With all due respect to Southern, Drake, Southern Utah, Colorado and Northern Illinois, the resumption of Big Ten play will be the clearest and surest sign of whether or not the Iowa men’s basketball team has made real improvement.
For every conference game, we’ll look at key players, strengths and weaknesses for both teams and the key to winning for both sides. Here’s a breakdown of the matchup between Iowa and Michigan:
Player to Watch
Iowa: Tyler Cook, forward — If he can continue to improve his passing out of double teams, Cook is fast on his way to being an upper-level player in the Big Ten. His back-to-the-basket game has been incredibly efficient in the five-game winning streak, and his rebounding has been solid. The most important thing, though, could be his midrange game. Hitting that 15 to 18-foot jumper is a “game-changer” as head coach Fran McCaffery put it. His being a go-to scorer in all situations solves a lot of problems.
Michigan: Moritz Wagner, forward — At last check, there was some doubt as to whether or not the dynamic Wolverines forward would be back for this game, but his ankle injury came about two weeks ago and it was considered short-term then. Let’s assume he’ll play. If that’s the case, the Hawkeyes are going to have a lot to deal with. He’s versatile offensively — a 37.5-percent 3-point shooter and a bear to defend in the paint. He’s also in the top 20 individually on KenPom in defensive rebound percentage. He was a standout at the NBA Combine last summer, but chose to return. Good for Michigan, bad for everyone else.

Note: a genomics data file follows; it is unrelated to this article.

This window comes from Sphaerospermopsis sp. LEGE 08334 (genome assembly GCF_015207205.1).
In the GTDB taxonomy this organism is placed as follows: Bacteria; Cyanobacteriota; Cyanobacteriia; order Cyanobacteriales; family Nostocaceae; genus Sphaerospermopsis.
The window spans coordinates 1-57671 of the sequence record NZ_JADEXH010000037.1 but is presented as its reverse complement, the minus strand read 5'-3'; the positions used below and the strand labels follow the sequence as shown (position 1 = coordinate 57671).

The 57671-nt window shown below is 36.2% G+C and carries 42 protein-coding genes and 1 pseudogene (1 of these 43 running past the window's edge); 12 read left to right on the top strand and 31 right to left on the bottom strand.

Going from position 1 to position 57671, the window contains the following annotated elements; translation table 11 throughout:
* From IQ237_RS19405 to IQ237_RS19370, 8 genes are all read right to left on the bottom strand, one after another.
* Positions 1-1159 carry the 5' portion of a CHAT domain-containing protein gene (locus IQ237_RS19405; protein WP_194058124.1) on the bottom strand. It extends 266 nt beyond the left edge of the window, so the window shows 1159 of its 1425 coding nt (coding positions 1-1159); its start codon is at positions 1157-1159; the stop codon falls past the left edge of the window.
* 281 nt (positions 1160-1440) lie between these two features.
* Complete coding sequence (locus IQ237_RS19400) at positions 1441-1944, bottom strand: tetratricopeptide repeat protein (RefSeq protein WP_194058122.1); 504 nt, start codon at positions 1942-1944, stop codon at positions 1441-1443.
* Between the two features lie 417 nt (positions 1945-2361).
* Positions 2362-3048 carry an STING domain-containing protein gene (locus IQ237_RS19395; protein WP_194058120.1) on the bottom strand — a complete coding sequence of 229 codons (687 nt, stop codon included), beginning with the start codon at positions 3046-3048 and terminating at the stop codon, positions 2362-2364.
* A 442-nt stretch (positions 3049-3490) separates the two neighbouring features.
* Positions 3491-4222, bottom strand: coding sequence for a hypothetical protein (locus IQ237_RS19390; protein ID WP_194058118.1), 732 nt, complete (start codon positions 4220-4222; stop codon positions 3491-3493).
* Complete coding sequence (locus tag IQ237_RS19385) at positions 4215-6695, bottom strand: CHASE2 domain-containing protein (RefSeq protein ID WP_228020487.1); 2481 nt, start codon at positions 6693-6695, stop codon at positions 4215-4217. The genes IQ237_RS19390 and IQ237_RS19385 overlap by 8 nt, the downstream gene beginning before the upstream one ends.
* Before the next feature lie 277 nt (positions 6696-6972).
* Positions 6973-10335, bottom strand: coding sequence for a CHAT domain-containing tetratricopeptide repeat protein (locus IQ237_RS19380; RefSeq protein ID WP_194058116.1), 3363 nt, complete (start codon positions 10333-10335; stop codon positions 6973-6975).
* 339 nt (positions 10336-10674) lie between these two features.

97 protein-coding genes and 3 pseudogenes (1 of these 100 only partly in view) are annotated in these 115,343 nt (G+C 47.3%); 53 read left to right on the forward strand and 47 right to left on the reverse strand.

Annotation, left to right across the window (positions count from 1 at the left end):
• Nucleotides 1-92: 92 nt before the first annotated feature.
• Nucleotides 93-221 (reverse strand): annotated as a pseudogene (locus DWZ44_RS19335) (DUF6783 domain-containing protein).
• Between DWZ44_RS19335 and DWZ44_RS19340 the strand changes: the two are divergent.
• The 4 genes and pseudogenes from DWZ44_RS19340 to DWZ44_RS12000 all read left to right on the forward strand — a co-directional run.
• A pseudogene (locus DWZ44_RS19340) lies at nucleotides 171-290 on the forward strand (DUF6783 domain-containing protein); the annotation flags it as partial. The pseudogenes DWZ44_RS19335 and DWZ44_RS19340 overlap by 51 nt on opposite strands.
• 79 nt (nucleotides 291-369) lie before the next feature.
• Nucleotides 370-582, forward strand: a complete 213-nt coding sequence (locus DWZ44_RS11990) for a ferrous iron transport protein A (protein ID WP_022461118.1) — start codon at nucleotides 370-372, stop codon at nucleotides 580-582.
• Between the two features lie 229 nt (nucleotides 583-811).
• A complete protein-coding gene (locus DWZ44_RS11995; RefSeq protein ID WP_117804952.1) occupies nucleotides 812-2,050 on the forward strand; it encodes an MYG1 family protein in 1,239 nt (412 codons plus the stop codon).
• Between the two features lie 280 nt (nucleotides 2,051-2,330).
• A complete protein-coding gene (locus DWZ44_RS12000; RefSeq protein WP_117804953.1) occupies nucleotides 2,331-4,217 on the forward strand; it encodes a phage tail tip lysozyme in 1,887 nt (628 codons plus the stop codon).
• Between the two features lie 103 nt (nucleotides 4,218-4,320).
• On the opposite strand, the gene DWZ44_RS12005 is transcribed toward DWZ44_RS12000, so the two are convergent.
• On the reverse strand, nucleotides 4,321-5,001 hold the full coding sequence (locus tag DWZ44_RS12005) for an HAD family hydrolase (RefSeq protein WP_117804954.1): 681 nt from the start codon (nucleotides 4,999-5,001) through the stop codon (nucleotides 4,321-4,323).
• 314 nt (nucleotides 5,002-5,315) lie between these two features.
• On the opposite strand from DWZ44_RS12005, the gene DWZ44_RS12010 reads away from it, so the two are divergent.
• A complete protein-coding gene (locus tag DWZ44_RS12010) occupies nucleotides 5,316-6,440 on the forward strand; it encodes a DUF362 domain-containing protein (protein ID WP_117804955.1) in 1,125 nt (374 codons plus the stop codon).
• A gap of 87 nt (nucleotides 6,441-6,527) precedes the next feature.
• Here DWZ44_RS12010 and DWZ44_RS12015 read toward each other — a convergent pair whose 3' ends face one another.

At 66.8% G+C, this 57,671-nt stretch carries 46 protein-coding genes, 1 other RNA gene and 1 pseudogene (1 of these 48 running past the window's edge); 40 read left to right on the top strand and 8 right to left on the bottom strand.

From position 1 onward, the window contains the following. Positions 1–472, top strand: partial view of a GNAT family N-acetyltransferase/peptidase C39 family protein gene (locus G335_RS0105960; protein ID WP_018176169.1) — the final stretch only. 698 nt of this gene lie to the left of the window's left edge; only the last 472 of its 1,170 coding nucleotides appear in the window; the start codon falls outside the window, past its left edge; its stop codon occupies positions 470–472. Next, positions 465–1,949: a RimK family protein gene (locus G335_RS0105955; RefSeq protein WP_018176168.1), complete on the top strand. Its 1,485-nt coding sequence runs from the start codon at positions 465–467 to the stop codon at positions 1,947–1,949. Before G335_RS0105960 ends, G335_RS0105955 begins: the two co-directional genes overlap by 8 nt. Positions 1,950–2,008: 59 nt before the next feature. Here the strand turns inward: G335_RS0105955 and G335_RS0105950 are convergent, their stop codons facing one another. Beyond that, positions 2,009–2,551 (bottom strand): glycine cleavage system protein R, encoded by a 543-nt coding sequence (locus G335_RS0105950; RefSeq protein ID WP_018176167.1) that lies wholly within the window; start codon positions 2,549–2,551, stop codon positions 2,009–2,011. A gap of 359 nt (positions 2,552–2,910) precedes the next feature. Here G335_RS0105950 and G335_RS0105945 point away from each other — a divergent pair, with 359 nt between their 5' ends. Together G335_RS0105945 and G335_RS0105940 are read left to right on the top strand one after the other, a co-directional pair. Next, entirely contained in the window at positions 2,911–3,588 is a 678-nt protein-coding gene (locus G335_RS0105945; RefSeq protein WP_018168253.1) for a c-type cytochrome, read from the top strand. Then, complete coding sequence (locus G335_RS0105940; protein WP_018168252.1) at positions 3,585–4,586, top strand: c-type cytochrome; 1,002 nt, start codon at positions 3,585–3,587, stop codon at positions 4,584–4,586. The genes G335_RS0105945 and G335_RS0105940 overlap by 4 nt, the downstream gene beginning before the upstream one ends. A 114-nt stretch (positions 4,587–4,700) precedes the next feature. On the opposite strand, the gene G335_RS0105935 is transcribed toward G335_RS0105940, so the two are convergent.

Iowa: The likelihood of Iowa replicating the shooting start it had against Northern Illinois is very low — not that the Hawkeyes aren’t capable of shooting well, but that it’s quite literally unheard of to sustain that kind of pace.
As much as the record-tying 34 assists has to do with sharing the ball well — more on that in a minute — maybe the most important part of driving that assist number up was Iowa’s shot-selection. Yes, a lot of the assists were easy looks in the paint or plays in transition. But it was the other plays that shifted, the ones in the past in which Iowa players had maybe thought a little too hard or not thought enough about what shot they could get.
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Like when Maishe Dailey hit that 3 at the top of the key against Colorado, when Iowa saw a good shot against Northern Illinois, no one hesitated. They were in tune to the looks they wanted and needed and capitalized on them.
Michigan: Losing Zak Irvin, Derrick Walton and DJ Wilson, among others, has been enough to take Michigan from one of the best, most efficient offenses in the country last season — they ended No. 4 in Adjusted Offense — to one that has been good but not great so far this year. Despite losing those guys, though, the Wolverines’ defense has improved quite a bit while playing a solidly-difficult non-conference slate.
Michigan sits No. 24 in Adjusted Defense at 0.942 points per possession allowed, and has done so by choking away chances for its opponents.